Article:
Tuesday, September 28, 2010

This is scary

The comments of the CEO of a company taking over public libraries on the West Coast are genuinely scary:

“A lot of libraries are atrocious,” Mr. Pezzanite said. “Their policies are all about job security. That’s why the profession is nervous about us. You can go to a library for 35 years and never have to do anything and then have your retirement. We’re not running our company that way. You come to us, you’re going to have to work.”


“Pensions crushed General Motors, and it is crushing the governments in California,” he said. While the company says it rehires many of the municipal librarians, they must be content with a 401(k) retirement fund and no pension.

These are arguments that haven't changed since the days of union busting--though people still seem to fall for them!--but their application to the running of libraries, as if they were anything like GM, really does just sound ridiculous. The CEO even has something to say about that though:

“There’s this American flag, apple pie thing about libraries,” said Frank A. Pezzanite, the outsourcing company’s chief executive. He has pledged to save $1 million a year in Santa Clarita, mainly by cutting overhead and replacing unionized employees. “Somehow they have been put in the category of a sacred organization."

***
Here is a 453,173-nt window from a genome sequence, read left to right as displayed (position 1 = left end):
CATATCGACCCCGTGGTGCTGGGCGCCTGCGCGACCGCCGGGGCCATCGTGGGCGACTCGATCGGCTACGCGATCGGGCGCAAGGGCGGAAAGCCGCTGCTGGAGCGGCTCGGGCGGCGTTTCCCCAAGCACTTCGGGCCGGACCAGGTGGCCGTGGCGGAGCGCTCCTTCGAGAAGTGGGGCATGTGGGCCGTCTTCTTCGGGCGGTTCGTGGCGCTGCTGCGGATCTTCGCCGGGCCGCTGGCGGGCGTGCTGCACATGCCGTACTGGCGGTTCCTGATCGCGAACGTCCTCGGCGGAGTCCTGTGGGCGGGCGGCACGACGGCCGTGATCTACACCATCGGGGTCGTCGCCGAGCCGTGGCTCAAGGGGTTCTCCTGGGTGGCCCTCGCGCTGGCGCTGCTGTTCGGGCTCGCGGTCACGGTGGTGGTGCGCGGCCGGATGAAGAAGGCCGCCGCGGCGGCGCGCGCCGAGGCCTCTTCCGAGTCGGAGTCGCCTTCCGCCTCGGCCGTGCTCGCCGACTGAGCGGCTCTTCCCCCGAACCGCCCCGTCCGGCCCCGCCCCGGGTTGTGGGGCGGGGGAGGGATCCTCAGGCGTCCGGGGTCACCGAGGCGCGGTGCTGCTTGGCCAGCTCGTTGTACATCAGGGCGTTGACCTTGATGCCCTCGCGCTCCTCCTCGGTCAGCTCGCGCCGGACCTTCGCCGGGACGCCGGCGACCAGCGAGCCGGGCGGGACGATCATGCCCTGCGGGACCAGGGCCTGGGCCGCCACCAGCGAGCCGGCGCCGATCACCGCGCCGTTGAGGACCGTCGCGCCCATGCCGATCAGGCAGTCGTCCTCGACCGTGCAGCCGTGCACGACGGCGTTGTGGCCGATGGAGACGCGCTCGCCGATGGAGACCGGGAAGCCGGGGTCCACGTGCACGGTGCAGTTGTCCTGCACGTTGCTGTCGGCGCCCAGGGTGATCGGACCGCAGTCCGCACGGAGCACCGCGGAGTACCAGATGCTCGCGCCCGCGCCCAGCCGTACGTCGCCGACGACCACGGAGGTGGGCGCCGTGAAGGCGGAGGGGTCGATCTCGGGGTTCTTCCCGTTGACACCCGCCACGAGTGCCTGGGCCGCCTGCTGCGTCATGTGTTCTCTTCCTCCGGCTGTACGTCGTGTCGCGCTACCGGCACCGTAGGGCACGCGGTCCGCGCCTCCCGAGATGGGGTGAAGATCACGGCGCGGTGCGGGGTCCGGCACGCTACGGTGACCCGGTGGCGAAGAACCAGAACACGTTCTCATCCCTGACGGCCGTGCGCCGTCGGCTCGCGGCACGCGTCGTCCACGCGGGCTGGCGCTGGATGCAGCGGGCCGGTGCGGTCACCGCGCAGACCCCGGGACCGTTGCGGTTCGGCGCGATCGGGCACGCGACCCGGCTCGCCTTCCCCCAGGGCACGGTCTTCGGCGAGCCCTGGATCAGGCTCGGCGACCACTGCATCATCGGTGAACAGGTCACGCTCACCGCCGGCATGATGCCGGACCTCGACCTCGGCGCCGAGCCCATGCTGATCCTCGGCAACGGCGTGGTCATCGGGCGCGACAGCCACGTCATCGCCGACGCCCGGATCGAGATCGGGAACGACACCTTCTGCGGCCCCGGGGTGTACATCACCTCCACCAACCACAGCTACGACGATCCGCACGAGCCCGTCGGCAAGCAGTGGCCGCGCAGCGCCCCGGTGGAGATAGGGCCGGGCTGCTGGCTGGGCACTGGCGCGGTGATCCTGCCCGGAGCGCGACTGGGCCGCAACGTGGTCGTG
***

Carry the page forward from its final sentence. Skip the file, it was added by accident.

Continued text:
Nothing sacred. It sounds like the politicians in charge of the local government have decided against providing public services in general for their community, no doubt because they probably had similar things to say: the government wastes money, it's ineffective compared to the private sector (which I, the candidate, have worked in), and the first thing that has to go is government workers and their unions, who are the laziest of all the lazy American employees (for a good rejoinder to this attitude, look at Paul Krugman's excellent recent bashing of the idea of structural unemployment). We can't have the government run by the government.

But the real perversity is just simply that it is an argument for job cuts, masked as an argument for efficiency and fiscal responsibility, when it is precisely the function of the government to provide and stimulate job growth by itself offering jobs like this--especially right now. That's what's weird: they're after the heart of things, attacking the idea that government has nothing to do with anything business-related, eliminating the idea of partnerships and going all-out for privatizing the whole damn thing, as if that really would be more efficient. If they're going to compare the library to GM, why not compare this company to Goldman Sachs?

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